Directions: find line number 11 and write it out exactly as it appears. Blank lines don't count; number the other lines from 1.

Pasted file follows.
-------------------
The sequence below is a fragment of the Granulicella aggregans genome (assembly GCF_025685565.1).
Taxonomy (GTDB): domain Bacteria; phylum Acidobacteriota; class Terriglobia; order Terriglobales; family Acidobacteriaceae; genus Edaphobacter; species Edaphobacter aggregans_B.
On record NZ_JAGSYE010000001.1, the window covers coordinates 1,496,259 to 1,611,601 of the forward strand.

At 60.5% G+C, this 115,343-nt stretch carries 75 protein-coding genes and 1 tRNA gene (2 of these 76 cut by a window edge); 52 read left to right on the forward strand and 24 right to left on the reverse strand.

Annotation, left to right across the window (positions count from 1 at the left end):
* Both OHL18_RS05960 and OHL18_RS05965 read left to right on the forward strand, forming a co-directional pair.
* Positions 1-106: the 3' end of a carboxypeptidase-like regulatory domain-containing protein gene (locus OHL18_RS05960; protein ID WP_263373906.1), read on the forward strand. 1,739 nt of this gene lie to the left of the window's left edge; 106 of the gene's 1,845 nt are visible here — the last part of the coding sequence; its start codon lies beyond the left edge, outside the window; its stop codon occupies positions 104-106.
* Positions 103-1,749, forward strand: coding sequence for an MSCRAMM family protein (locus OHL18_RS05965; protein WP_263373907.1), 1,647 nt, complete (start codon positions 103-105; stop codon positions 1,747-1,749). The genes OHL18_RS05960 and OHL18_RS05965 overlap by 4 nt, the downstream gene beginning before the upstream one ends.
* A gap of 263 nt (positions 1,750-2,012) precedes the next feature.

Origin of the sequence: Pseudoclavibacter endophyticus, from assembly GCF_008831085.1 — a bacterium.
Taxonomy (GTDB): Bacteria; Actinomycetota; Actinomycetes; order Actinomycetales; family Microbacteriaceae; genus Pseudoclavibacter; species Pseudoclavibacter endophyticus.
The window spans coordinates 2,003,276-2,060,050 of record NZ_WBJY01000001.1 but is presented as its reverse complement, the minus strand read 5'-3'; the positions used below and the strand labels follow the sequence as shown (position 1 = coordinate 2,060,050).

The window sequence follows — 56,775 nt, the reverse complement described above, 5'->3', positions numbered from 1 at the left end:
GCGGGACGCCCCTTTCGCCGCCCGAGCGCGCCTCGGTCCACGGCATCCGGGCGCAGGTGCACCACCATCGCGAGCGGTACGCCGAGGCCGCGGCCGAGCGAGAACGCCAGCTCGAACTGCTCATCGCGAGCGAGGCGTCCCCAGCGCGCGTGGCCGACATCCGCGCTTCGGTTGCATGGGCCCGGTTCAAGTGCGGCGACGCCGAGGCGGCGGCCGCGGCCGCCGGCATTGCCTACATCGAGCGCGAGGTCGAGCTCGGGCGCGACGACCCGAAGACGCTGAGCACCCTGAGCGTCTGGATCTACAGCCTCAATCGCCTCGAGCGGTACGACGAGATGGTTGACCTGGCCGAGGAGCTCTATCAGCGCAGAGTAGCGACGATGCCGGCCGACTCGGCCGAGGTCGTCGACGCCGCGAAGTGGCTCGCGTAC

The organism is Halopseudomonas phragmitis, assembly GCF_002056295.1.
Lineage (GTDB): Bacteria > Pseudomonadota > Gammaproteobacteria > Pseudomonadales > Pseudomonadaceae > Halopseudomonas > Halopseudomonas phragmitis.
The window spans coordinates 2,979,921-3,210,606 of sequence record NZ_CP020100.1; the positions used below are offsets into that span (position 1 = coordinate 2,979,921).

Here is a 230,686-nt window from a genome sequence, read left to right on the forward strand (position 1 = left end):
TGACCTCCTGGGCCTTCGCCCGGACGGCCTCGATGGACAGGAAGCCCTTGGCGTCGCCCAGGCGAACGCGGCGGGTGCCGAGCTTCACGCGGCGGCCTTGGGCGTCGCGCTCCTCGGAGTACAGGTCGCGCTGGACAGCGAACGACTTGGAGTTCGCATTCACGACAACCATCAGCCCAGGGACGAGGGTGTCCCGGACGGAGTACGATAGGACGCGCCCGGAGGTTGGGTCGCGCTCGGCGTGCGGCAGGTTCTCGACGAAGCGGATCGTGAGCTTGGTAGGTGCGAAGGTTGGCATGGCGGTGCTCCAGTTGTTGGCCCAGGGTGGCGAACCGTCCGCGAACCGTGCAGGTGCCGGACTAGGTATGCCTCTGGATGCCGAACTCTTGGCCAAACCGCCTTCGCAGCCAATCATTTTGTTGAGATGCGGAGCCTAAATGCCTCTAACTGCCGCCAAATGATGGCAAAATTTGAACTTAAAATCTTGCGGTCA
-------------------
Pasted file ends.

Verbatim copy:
Taxonomy (GTDB): Bacteria; Actinomycetota; Actinomycetes; order Actinomycetales; family Microbacteriaceae; genus Pseudoclavibacter; species Pseudoclavibacter endophyticus.